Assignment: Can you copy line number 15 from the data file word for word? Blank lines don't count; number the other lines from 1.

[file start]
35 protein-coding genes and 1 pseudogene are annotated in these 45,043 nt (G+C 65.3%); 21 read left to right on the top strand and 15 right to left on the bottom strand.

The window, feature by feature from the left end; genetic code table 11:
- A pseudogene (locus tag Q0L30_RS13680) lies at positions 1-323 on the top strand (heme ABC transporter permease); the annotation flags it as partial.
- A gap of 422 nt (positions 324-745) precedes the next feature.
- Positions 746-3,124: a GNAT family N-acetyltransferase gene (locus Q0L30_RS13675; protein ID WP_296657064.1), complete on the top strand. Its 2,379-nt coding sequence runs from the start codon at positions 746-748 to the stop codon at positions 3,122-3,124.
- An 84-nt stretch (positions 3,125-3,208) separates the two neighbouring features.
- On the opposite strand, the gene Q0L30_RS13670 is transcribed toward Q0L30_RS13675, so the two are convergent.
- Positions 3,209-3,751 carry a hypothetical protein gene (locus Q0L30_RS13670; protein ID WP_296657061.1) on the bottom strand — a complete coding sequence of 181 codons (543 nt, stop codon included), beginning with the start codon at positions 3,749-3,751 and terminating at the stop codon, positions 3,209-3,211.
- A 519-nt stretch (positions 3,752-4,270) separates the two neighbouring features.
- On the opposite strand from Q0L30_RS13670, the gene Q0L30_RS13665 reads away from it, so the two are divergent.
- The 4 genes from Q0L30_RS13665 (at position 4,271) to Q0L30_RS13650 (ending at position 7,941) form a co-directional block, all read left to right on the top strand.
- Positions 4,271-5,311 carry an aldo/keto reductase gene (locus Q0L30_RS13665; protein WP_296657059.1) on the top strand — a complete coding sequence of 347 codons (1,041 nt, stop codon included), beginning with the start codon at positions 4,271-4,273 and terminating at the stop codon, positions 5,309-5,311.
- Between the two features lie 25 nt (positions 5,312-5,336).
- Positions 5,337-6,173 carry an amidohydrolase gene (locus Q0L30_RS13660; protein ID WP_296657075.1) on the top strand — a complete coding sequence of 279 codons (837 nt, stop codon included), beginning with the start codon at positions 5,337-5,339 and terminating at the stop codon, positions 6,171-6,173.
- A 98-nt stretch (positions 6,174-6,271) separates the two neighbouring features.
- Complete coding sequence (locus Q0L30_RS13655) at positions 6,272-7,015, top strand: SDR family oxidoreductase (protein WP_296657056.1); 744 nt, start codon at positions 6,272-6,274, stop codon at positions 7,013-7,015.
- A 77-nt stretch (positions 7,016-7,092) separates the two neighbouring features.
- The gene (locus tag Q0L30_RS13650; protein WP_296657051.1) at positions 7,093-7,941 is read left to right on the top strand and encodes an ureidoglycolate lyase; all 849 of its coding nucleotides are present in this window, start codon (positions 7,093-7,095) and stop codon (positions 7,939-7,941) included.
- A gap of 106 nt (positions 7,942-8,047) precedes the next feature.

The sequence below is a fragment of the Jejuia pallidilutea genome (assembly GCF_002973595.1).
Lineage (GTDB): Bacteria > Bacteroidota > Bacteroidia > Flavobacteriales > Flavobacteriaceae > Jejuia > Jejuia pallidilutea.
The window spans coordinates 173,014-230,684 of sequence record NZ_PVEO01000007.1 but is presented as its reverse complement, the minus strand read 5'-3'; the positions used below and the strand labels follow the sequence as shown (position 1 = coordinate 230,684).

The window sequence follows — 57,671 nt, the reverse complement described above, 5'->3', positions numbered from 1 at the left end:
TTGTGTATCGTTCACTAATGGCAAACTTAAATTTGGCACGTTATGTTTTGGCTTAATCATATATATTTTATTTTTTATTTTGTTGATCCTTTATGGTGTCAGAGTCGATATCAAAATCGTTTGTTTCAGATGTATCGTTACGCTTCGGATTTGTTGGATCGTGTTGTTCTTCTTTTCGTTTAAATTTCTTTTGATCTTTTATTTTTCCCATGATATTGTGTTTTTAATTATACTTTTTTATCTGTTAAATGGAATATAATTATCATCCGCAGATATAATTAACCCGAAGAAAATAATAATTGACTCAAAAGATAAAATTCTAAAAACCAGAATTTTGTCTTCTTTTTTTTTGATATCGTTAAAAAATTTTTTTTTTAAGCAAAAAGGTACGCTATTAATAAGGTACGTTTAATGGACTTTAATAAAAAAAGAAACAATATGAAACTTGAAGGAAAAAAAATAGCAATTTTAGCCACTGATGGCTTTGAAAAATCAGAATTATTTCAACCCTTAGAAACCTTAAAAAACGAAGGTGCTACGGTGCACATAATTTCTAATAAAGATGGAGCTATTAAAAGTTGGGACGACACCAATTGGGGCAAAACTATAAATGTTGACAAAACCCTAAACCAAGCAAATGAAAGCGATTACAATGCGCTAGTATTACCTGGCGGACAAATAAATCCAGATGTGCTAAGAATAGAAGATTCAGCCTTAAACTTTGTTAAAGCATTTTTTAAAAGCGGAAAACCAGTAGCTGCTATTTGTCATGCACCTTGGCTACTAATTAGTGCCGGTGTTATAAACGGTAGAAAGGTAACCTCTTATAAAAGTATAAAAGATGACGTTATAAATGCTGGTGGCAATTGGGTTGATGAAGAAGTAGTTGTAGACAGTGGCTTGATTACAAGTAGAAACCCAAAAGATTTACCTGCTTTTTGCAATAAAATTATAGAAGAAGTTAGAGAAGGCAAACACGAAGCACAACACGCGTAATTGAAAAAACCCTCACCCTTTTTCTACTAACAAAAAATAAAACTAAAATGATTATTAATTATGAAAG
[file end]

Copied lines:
- A 98-nt stretch (positions 6,174-6,271) separates the two neighbouring features.